The term ‘cholesterol’ has a bad reputation and most of us fear falling prey to it. Yes, high levels are considered to be the cause for a host of illnesses, including heart disease, blood pressure and diabetes, but did you know that cholesterol is not the culprit. This lipid produced by the liver, is vital for many body processes, such as insulating nerve cells in the brain and providing structure for cells. The problem starts because of lower levels of high-density lipoproteins (HDL). On the other hand, low-density lipoproteins (LDL) form deposits on the walls of the arteries, thus limiting blood flow and causing cardiovascular diseases.It must be noted that it is the higher LDL and lower HDL levels, and not the cholesterol they carry, that raise the chances of developing heart disease.
Dr Narender Pal Jain, Professor in Medicine, Dayanand Medical College and Hospital, Ludhianasays, “It is important to incorporate healthy changes in lifestyle and identify & reduce consumption of foods which mayincrease your risk of heart disease. And this is applicable to everyone with any body type. High cholesterol levels can result in heart ailments for any body type. Therefore,have your cholesterol checked regularly regardless of your weight, physical activity and diet.”
To reduce your bad cholesterol levels, start by limiting food with highlevels of saturated fat and trans fat. Many packaged foods, such as potato wafers and bakery products, which use refined grains such as maida (all-purpose flour), are low in fibre and contain trans fats. Additionally, reusing of cooking oil also increases trans fat levels. Again, frequent consumption red meat, whole milk products, ghee and coconut oil, can increase LDL as they are rich in saturated fats. Limit the intake and substitute them with fresh unprocessed foods.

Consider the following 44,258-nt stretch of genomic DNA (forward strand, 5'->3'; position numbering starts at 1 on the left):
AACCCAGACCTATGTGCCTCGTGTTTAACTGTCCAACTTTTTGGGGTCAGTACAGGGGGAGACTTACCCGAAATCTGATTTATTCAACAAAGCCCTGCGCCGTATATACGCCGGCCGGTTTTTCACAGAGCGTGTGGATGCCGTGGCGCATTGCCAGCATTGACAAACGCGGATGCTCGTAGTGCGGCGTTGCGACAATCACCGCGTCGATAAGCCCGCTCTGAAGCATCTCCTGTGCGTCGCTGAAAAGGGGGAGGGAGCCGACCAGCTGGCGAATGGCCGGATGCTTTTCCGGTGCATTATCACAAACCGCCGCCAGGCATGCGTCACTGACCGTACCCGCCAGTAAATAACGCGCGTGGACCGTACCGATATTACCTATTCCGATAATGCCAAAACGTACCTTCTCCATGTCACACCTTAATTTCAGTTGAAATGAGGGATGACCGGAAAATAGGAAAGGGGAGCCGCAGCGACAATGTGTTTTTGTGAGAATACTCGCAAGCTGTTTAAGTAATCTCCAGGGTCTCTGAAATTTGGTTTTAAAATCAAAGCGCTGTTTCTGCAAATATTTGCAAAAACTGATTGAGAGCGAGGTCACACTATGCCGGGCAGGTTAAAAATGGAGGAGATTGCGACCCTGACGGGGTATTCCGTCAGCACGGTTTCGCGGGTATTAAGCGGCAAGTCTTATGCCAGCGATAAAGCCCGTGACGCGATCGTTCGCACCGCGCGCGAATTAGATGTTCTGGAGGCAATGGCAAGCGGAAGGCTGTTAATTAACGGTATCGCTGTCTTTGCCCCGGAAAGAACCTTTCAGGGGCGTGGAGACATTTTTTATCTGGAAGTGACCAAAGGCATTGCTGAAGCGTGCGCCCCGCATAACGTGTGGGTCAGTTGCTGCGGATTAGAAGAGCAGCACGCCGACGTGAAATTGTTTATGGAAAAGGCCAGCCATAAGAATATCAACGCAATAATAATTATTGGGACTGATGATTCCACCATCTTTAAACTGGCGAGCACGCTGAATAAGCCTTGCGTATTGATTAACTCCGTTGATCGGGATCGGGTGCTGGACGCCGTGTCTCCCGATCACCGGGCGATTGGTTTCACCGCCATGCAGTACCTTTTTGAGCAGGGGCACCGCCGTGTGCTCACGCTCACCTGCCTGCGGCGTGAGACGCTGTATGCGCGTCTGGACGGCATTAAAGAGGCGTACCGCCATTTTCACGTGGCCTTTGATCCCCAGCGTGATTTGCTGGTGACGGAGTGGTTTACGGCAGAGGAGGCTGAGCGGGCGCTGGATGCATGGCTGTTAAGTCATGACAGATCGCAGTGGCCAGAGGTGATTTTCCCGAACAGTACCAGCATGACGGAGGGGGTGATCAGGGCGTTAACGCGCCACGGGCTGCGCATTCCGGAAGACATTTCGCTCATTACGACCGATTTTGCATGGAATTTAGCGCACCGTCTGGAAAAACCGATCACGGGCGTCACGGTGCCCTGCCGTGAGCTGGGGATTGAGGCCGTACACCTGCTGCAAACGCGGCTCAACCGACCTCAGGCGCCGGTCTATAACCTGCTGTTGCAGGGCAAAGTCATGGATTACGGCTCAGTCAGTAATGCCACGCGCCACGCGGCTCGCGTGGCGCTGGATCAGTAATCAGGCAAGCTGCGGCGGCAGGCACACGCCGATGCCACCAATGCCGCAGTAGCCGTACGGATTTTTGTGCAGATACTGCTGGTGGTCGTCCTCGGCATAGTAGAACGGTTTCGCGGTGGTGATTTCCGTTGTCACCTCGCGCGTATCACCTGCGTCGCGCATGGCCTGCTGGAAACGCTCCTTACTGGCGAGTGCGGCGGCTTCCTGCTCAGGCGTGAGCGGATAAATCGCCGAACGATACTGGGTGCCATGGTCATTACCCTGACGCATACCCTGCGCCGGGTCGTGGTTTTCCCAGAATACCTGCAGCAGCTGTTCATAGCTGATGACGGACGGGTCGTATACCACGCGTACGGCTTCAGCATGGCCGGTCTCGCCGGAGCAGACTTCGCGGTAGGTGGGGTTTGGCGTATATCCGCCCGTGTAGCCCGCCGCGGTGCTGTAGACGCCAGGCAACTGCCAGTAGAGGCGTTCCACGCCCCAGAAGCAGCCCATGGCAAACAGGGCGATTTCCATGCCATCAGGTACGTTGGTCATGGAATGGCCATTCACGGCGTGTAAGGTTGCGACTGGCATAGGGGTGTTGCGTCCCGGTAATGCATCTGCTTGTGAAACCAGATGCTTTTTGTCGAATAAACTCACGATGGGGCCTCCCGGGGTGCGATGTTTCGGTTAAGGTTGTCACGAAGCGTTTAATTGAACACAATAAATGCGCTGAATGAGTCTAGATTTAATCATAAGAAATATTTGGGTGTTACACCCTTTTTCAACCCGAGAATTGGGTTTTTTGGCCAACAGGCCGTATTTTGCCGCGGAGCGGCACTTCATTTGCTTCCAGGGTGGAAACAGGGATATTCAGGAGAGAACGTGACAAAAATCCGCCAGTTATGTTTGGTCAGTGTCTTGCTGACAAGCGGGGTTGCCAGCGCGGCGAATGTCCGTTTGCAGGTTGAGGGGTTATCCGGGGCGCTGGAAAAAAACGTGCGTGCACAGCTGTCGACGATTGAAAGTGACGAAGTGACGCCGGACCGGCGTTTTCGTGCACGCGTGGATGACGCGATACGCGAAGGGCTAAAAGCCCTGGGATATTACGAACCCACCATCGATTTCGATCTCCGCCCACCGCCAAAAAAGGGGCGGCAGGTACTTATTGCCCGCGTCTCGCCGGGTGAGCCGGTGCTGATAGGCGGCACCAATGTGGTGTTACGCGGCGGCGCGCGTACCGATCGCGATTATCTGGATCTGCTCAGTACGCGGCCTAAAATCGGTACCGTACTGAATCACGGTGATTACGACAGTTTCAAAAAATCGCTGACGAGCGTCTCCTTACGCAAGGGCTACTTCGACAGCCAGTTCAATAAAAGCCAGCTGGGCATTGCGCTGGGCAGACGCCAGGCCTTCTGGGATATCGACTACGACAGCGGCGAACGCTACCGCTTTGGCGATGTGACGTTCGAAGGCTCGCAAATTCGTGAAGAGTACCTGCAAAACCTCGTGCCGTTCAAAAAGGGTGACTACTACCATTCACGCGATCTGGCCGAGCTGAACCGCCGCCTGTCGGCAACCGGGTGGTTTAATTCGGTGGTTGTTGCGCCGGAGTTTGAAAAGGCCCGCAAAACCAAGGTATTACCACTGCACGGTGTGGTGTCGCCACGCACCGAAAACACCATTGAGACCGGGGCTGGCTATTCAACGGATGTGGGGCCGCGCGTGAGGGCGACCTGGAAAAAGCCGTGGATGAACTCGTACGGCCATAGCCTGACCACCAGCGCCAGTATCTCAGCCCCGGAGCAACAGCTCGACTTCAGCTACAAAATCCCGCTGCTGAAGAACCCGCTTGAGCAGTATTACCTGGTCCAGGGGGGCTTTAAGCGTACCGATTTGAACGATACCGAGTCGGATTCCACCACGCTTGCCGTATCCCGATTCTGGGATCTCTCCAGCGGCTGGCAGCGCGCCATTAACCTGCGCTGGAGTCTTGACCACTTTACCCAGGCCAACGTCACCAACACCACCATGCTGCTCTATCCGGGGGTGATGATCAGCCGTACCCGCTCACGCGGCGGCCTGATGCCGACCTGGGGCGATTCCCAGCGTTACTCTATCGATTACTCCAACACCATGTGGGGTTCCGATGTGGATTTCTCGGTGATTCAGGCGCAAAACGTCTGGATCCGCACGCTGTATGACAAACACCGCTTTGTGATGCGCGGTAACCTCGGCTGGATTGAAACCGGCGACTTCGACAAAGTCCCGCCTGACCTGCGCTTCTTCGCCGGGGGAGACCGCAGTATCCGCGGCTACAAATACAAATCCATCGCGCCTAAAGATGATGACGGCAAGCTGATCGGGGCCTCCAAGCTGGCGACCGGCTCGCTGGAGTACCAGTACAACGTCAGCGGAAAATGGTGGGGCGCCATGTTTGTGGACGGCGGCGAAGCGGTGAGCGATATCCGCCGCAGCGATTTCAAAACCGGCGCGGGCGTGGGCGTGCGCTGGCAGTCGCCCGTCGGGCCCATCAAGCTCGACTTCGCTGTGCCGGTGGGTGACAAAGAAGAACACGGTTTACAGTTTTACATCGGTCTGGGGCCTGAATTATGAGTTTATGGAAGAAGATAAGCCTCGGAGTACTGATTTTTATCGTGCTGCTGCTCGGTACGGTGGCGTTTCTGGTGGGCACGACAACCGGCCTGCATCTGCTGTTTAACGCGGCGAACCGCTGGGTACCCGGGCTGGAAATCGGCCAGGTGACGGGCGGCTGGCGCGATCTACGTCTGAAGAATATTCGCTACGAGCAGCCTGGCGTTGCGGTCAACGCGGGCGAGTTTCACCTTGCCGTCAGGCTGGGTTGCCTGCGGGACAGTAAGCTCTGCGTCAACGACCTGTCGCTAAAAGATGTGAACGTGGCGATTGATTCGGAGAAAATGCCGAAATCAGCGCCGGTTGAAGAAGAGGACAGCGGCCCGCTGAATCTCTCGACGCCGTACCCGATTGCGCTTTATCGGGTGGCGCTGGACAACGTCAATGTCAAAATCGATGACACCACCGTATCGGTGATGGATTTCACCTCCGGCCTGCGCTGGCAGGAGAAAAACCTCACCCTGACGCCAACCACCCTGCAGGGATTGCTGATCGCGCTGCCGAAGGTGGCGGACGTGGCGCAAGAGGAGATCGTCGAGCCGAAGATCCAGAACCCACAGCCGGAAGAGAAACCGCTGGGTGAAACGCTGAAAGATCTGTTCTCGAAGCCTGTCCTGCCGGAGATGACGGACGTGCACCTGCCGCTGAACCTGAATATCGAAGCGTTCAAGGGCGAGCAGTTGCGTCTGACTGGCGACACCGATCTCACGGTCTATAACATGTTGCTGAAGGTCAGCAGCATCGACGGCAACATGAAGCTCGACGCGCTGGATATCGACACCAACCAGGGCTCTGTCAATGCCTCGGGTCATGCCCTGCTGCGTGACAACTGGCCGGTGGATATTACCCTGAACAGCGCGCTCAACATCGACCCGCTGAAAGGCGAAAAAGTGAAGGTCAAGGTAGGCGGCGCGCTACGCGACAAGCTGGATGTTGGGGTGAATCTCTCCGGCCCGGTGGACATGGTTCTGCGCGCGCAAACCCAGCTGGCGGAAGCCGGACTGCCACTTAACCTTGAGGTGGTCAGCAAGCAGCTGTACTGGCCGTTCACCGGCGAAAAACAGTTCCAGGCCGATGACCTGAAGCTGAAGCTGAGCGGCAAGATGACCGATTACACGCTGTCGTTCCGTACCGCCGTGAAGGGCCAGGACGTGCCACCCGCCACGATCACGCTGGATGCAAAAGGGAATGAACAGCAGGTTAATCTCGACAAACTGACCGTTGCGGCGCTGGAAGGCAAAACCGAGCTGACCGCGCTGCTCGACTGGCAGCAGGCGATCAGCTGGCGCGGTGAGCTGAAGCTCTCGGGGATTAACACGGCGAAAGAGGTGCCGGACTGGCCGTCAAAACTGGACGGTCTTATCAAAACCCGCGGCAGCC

There are two types of fiber, soluble and insoluble. Increase your intake of soluble fiber. Both have heart-health benefits, but soluble fiber also helps lower your LDL levels. So include oats and oat bran, fruits, beans, lentils, and vegetables in your daily platter.
“Another very effective change you can make is to replace products high in saturated fats like butter with lower fat alternates likelow fat table spreads.Low fat table spreads are good for health,but, make sure that when selecting a table spread, choose the one that has 0% Cholesterol and 0 g trans fat on the Nutrition Facts label”, added Dr Jain.
To further enhance your efforts in improvingyour cholesterol to healthy levels include nuts in your diet, especially pistachio. A recent study by the Diabetes Foundation of India (DFI) and the National Diabetes, Obesity and Cholesterol Foundation found that pistachios have a low glycemic index, are naturally cholesterol free, and are source of protein, fibre and antioxidants. These properties make consumption of pistachios potentially useful for those at risk for obesity and heart disease.Other than these, opt for wholegrains, unprocessed food, fruits and vegetables daily in your daily diet. Include flaxseed, sunflower seeds and fatty fish in the diet to increase good cholesterol. Replace high-fat dairy products with low-fat milk products.
Daily exercise for atleast 30 minutes is also essential. A simple brisk walk daily, riding a bike, swimming or just playing your favourite sportis helpful. Even taking the stairs instead of the elevator or doing a few sit-ups while watching television can make a difference.
Remember your health is your responsibility. Only you can take its best care.